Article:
Spinning, Knitting, Crocheting, Organic Gardening, Living off-grid, and chasing sheep - because- I'm, like, NOT SANE!

Thursday, June 08, 2006

Knitting in Your StraightJacket

Does looking at something terribly cute REALLY help to allay psychotic rage? Let's just presume that cute heals. So, here's today's dose.
But, really, I am here to talk about these socks. C'mon, it's still raining in New England, surely ya'll want to hear the story?Yesterday, thing2 found these in a box we packed last Sept. just before moving from our yurt to our house. We (meaning ONLY my husband and I) built this house all by our lonlinesses and it is an experience I hope to never repeat. However, my summer was jam packed with more stress than simple post and beam hammer and nails. Last year, just before a show that was meant to be my first in years, we had a terrible event in our house wherein thing2 ending up pouring a pitcher of very hot water down his front. Since we were in a temporary house, our wood water heater was not set up for faucet use. Since we thought there was a slight possiblity that the kids could hurt themselves with too hot water, we made a rule that only adults could prepare the baths. They spent the summer like little royal children - having their baths prepared for them. But, the night before the show, I looked at thing2 and said, how long since you've taken a bath? Mom, he whined, I am too tired. This was true but so was it true that thing2 had hit the lovely 10 yr. old phase of anti-bathing and it was showing in dirt and sweat marks all around his neck. Nope, I said, you must have a bath. He pouted, stomped off to his prepared bath, slammed things around - and, then, I heard a cry that I will never forget - NEVER. The cry that every Mother hopes to avoid, you who know it know of what I speak, the one that grabs your intestines and shakes your core screaming 'something is really wrong'. It seems that thing2 was so tired, he forgot he wasn't supposed to use the hot water himself. I still feel guilty beyond being able to be in my skin. I still hate myself for being so worried about what other people would think, that I overlooked what was really important. I still wake sometimes and hear that cry and have to go and stand next to him watching him sleep while tears pour for what seems an eternity.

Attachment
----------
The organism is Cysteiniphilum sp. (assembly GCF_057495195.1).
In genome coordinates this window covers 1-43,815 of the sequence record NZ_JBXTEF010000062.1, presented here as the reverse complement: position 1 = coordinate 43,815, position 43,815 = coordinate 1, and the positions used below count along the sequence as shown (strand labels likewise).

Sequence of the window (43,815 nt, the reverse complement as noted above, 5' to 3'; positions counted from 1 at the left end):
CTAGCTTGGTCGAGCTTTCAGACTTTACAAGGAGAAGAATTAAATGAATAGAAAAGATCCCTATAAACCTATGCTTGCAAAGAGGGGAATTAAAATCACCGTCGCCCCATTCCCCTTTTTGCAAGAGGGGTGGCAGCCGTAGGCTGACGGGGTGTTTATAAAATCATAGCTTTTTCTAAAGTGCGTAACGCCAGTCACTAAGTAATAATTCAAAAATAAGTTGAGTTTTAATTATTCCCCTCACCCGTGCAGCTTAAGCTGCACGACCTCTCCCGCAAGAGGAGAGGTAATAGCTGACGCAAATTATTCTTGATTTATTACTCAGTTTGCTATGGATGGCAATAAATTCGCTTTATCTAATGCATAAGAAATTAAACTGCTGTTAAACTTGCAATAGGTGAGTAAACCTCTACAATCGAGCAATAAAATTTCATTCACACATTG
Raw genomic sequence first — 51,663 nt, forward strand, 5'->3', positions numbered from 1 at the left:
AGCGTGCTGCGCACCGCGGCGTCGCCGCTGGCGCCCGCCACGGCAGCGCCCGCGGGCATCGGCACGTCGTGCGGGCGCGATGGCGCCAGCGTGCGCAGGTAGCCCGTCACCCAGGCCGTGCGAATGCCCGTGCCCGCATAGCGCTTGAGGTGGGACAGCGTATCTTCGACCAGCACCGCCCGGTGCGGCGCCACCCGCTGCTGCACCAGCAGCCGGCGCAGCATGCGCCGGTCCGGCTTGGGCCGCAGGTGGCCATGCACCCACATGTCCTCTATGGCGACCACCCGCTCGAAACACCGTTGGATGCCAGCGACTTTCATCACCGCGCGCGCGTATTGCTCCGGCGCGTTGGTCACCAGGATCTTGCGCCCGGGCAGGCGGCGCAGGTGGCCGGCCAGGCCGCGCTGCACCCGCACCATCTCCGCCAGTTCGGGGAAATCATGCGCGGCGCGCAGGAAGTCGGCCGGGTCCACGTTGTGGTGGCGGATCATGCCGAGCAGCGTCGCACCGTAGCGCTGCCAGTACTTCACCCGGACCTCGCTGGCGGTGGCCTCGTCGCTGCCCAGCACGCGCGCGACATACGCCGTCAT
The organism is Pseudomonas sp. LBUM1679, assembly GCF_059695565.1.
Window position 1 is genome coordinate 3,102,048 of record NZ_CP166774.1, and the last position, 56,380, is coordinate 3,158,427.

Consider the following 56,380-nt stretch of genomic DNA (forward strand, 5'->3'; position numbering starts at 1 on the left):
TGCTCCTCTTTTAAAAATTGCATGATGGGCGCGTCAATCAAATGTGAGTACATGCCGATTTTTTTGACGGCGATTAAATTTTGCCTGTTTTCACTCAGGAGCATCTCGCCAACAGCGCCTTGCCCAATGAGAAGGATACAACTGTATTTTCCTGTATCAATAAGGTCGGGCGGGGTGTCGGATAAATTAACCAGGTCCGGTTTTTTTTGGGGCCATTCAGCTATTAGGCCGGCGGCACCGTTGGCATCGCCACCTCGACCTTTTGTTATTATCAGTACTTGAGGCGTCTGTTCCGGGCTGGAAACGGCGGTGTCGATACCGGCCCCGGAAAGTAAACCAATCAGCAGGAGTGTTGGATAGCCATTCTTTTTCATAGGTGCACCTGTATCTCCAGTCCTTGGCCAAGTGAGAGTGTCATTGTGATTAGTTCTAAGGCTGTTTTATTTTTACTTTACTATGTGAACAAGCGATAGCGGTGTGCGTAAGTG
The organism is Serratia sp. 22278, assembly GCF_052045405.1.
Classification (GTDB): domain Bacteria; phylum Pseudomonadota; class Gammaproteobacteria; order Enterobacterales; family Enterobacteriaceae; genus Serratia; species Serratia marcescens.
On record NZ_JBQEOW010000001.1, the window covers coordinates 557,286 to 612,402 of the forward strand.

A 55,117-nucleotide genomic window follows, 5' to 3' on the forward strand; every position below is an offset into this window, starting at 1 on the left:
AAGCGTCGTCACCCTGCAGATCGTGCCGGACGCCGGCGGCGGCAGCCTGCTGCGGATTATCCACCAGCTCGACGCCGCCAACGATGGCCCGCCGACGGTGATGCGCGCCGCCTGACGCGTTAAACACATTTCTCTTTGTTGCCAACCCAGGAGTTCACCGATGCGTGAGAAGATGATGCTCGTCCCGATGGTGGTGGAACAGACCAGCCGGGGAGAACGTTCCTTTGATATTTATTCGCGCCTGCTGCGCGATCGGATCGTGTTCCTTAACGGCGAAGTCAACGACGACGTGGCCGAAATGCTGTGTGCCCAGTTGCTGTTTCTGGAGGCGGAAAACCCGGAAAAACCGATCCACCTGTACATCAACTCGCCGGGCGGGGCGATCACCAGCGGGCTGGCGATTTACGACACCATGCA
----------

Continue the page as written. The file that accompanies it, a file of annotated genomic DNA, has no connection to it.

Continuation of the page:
The worst part was that he was really hurt bad. 2nd and 3rd degree burns, people. And you know, burns are a pain that one cannot politely describe. The second worst part was that our local small-town ER made it very clear from the start that they thought this no accident. They zeroed in on my hubble, locked the door, and began coaching me about domestic violence. People, I know there are creeps out there who hurt their kids. I was a hotline volunteer for years for parents anonymous and the battered women's shelter. I understand the reality. But, when your kiddle is hurt and you already feel like a loser for not having your wonderwoman cape on and preventing anything bad from EVER happening to them - this kind of accusation really sticks ya. Particularly while your son is on a morphine drip and is going into shock. I nearly clubbed the er doc, threatened to sue him so much he'd have to give me his underwear, unlocked the door myself, and insisted they call in a pediatrician. Two days later, things getting worse for the little kiddle, we were tranferred to heaven on earth (Shriner's Children's Hospital in Boston). I swear, if our country ever gets it together and plans a reasonable health care system, they should cookie cut it from that place, where the nurses are awesome, the doctors are more, and the whole place exudes a feeling of 'you're going to be okay, now that you're here'. And we were, after one last rough night of touch and go, kiddle started to fight like hell and we were outta there in a week. But, on the way down, when I couldn't get a hold of myself in the ambulance, I was thankful I'd had the foresight to tell hubby to bring me some of my homepsun for the ride. The driver was trying to lighten things up a bit so we got in a race. He drove 80 to Boston and I knitted the left sock like a fiend. He won because I was distracted, but the socks were finished by the time kiddle was done with his first night there. He wore them every day for a couple of weeks until I forced him to take them off to be washed. He stashed them, instead, in a box for moving and , that, is the story of how you can successfully knit a pair of socks and have no recollection of it a year later. Just for good luck, I'm not making kiddle bathe this week if he doesn't want to. I challenge someone to walk up to me at Fiber Frolic and proclaim him dirty. Go ahead, try it.